Severe ciliopathy-related phenotypes in mice with dysregulation of tubulin polyglutamylation
© Ikegami et al; licensee BioMed Central Ltd. 2012
Published: 16 November 2012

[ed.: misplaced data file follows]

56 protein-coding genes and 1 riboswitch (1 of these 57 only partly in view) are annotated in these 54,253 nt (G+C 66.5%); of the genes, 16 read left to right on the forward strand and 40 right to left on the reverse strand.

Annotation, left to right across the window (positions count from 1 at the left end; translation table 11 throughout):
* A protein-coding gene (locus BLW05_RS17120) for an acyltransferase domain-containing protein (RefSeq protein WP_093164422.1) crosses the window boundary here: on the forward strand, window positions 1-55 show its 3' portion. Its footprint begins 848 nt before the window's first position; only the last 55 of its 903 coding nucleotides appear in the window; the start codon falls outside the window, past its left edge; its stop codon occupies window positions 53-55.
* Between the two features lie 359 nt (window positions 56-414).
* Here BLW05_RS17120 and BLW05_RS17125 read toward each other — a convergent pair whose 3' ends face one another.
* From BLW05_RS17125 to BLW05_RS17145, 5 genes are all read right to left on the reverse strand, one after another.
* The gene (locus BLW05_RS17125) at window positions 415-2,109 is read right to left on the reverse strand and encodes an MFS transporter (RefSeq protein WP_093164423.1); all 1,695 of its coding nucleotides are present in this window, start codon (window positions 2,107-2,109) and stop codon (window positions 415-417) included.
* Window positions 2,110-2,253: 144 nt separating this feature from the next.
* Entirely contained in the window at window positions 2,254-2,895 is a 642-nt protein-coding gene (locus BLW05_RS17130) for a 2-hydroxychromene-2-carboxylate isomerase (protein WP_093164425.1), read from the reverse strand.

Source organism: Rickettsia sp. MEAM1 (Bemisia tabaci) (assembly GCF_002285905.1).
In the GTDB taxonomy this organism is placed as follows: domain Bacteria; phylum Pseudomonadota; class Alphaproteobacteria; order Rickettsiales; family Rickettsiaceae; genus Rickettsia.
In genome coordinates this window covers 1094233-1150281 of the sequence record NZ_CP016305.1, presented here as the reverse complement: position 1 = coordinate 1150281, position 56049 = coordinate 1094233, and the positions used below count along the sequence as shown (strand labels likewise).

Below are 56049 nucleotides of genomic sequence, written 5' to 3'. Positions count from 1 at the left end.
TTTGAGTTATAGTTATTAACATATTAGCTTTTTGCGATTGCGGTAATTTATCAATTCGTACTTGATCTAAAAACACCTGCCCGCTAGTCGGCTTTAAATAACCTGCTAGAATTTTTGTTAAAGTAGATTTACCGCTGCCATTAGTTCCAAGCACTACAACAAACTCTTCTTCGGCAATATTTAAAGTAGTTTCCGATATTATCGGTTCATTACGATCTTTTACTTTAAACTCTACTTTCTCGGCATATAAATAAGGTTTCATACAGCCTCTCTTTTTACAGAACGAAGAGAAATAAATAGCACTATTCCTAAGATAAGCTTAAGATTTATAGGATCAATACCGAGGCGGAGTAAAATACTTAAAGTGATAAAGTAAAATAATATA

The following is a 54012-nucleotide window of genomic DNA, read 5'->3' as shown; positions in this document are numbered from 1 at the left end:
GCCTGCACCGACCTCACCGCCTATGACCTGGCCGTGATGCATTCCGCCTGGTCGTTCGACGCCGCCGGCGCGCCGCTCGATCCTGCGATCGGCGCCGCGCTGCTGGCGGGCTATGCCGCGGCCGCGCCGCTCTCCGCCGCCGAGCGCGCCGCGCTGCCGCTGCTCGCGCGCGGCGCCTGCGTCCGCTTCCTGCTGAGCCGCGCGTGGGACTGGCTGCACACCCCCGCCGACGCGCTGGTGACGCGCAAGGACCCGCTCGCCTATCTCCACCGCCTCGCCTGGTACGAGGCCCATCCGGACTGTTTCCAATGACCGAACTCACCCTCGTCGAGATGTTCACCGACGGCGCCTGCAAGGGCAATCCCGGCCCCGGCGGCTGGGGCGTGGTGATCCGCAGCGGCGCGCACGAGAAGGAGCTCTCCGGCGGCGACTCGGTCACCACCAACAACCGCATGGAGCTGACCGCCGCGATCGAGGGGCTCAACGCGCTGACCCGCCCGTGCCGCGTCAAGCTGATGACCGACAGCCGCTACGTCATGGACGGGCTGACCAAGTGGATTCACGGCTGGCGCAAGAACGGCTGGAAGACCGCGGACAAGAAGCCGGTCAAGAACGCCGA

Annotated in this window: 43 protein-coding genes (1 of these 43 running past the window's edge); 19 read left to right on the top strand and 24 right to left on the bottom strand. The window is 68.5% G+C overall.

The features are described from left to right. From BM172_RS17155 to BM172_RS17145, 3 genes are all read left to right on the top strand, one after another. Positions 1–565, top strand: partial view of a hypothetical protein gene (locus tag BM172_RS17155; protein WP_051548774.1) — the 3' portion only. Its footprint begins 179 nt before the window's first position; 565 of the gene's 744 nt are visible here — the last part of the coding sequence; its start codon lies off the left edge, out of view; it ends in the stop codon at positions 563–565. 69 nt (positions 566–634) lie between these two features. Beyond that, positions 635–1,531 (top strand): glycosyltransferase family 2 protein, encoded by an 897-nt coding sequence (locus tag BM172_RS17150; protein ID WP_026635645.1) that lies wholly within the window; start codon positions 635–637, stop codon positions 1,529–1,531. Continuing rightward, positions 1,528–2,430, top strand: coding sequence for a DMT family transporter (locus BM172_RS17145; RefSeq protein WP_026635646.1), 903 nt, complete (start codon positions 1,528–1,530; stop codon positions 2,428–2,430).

Tubulin, a main component of ciliary and flagellar axonemes, undergoes highly unique post-translational modifications, polyglutamylation and polyglycylation. Recent years, evidence accumulates that dysregulations of these two modifications lead to severe ciliary defects in a variety of model organisms, such as Chlamydomonas, Tetrahymena, C. elegans, Drosophila, and zebrafish. Previously, we have for the first time revealed that a reduction of tubulin polyglutamylation causes ciliopathy-related defects including severe respiratory problems, such as paranasal sinusitis and repetitive coughing or sneezing, and male infertility by means of a knockout mouse of a glutamate ligase (TTLL1KO) [Ikegami et al. 2010 PNAS]. Despite the clear ciliopathy-related defects by the loss of polyglutamylation-performing enzyme, it is still veiled whether over-polyglutamylation leads to ciliopathy-related phenotypes in mice. To address the question, we examined the retina of a spontaneous mutant of a glutamate-removing enzyme (pcd) mouse that displays late-onset retinal photoreceptor degeneration. The pcd mouse showed stronger polyglutamylation signals in the retinal cone and rod layer compared to wild-type animal. To test if the hyper-polyglutamylation leads to retinal degeneration, we generated a double mutant of pcd and TTLL1KO. The hyper-polyglutamylation observed in the cone and rod layer of pcd mice was neutralized in that of pcd/TTLL1KO double mutant. The retinal photoreceptor degeneration in pcd was almost completely rescued in the pcd/TTLL1KO double mutant. These results suggest that hyper-polyglutamylation underlies retinal photoreceptor degeneration. We would emphasize, in the conference, the importance of keeping narrow range of polyglutamylation level to maintain ciliary function.
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